By Rachel Wienckoski | May 18, 2017
Polyester and polycarbonate are both popular overlay materials.

Have you ever walked up to an ATM machine or gas pump and noticed the cracking, fading numbers on the keypad? This is a prime example of why material selection is vital for graphic overlays. At GMN, the two most common materials used for graphic overlays are polyester and polycarbonate. Depending on the application, there are advantages and disadvantages for both materials.

When evaluating overlay materials, one of the most important factors to consider is durability. Polyester and polycarbonate are both extremely durable materials, but polyester is generally known as the more durable option. Polyester has a longer actuation life (over 1 million actuations vs. 200,000 actuations), meaning that it can endure more switch actuations before the overlay will start to crack or deform. As a result, polyester is a great choice for membrane switches and overlay designs that include embossed buttons. Polycarbonate has a wider thickness range, and increasing the thickness of an overlay can help make it more durable. However, polycarbonate is best suited for applications with minimal flex requirements because continual flexing can cause stress fractures over time. Therefore, in the scenario above, polycarbonate was likely chosen for those overlays, when polyester would’ve been a better choice.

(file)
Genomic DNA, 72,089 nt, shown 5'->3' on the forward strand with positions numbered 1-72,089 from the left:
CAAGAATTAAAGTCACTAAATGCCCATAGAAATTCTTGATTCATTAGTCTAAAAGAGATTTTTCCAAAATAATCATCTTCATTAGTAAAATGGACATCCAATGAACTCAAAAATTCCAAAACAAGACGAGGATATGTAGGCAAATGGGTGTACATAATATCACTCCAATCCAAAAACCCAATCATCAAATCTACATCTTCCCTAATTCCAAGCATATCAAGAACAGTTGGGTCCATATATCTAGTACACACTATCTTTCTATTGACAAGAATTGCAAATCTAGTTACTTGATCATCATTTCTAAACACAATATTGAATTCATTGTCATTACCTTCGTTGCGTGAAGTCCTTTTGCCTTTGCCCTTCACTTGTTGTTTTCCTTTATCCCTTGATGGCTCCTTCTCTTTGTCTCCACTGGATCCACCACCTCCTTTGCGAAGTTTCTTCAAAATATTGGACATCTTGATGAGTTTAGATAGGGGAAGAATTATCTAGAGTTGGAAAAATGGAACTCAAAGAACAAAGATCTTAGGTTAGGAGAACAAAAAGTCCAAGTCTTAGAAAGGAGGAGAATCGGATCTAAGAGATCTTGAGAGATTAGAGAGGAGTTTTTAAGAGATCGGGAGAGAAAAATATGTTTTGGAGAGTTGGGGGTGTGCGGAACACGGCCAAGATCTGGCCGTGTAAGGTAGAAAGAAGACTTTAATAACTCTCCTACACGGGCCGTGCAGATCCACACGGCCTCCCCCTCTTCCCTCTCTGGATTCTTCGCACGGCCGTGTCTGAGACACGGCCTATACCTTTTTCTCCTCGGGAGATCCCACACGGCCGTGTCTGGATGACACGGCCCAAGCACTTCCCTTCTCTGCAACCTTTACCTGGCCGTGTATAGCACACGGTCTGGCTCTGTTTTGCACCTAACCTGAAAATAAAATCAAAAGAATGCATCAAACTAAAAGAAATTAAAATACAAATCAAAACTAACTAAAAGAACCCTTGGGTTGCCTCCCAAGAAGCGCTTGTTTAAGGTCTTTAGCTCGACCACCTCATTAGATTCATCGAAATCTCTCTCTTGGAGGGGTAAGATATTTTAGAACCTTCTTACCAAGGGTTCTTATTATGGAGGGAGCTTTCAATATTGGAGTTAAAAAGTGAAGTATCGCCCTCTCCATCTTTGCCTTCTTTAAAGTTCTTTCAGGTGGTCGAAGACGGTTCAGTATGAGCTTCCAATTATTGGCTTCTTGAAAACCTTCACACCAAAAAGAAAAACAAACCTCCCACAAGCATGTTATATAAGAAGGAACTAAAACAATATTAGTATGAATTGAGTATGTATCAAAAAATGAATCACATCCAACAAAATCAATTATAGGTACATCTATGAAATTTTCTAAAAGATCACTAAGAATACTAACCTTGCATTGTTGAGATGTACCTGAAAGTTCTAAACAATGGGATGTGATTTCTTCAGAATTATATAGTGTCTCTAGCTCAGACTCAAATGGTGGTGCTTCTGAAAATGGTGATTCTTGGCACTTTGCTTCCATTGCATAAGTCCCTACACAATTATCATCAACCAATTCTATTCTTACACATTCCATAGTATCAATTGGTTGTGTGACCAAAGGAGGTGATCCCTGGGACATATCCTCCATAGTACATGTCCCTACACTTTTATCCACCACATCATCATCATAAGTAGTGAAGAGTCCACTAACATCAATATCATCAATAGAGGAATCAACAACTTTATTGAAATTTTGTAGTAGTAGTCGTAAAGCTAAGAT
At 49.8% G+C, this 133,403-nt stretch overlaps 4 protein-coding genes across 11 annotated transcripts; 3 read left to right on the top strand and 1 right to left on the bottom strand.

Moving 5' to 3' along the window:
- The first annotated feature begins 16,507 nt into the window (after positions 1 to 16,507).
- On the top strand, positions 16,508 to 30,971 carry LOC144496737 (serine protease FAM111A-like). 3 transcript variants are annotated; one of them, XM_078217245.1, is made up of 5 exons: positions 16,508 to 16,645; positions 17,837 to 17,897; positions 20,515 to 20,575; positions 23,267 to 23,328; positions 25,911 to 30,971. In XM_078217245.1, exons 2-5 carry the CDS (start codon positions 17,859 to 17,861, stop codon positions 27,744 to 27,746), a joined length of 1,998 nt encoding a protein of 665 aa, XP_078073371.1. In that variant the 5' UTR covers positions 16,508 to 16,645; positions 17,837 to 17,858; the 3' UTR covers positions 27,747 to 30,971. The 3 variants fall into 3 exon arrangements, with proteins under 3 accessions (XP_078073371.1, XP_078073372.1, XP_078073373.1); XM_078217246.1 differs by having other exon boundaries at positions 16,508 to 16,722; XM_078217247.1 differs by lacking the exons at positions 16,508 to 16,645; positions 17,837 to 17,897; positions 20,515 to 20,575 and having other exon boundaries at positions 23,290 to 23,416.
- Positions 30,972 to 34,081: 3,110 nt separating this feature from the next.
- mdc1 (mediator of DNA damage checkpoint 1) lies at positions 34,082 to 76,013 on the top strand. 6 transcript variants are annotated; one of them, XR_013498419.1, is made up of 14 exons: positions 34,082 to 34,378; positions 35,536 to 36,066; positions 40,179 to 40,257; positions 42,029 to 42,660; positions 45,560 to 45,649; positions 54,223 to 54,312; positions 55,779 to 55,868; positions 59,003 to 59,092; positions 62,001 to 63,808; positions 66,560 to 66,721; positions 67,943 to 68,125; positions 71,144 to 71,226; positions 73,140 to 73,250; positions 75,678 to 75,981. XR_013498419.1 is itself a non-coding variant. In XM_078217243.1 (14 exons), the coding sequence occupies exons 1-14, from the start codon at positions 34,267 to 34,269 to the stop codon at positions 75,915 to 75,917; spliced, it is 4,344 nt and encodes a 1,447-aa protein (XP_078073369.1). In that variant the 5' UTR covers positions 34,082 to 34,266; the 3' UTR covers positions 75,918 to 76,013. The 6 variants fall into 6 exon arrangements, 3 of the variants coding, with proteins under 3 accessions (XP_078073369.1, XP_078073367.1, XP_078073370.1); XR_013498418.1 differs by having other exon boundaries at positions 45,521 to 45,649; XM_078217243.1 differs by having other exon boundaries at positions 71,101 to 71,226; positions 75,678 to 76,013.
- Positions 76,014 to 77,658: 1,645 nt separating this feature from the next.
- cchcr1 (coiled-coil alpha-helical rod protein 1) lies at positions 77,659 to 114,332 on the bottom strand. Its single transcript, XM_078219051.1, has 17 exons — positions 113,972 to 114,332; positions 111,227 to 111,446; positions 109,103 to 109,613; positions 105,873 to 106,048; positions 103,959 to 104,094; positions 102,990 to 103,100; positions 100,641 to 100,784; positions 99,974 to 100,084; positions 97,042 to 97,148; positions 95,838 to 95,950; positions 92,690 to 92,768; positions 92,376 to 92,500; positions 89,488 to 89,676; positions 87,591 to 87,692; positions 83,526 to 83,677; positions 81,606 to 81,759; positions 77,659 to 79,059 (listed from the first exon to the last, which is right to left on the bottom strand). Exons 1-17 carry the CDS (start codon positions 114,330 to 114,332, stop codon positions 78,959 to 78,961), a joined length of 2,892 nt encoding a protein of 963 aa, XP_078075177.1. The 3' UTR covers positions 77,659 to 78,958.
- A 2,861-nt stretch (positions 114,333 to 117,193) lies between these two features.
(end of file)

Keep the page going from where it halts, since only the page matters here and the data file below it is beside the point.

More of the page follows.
In addition, polyester is resistant to abrasion and significantly more resistant to acids and chemicals, making it an ideal substrate for the medical, industrial, and appliance industries. Polycarbonate is flame retardant while polyester is flammable, making polycarbonate perfect for industries in which safety is of high importance, such as the aerospace industry. Alternatively, hard-coating can be used to significantly improve the durability of either material.

While polyester has an edge in terms of durability, polycarbonate has some cosmetic advantages over polyester. Polycarbonate offers a wider range of textures and finishes, which can be attractive when design is the most important factor. It also has very high clarity and color brilliance. If an overlay is being used purely for appearances and won’t be exposed to frequent use, polycarbonate may be the most appropriate substrate choice.

In terms of production, polycarbonate tends to process easier than polyester. It’s very easy to cleanly print on polycarbonate of all thicknesses. Polycarbonate is also easier to die-cut and emboss, which can help to reduce cost.

The cost difference between the two types of materials is minimal, so the application and use considerations are typically the main factors to consider. However overall, polyester is slightly more expensive than polycarbonate.

Polyester and polycarbonate are both excellent material choices for overlays. Ultimately, the choice between the two will depend on the overlay’s design requirements and environmental conditions. For more information on how polyester and polycarbonate compare, visit GMN’s graphic overlays page.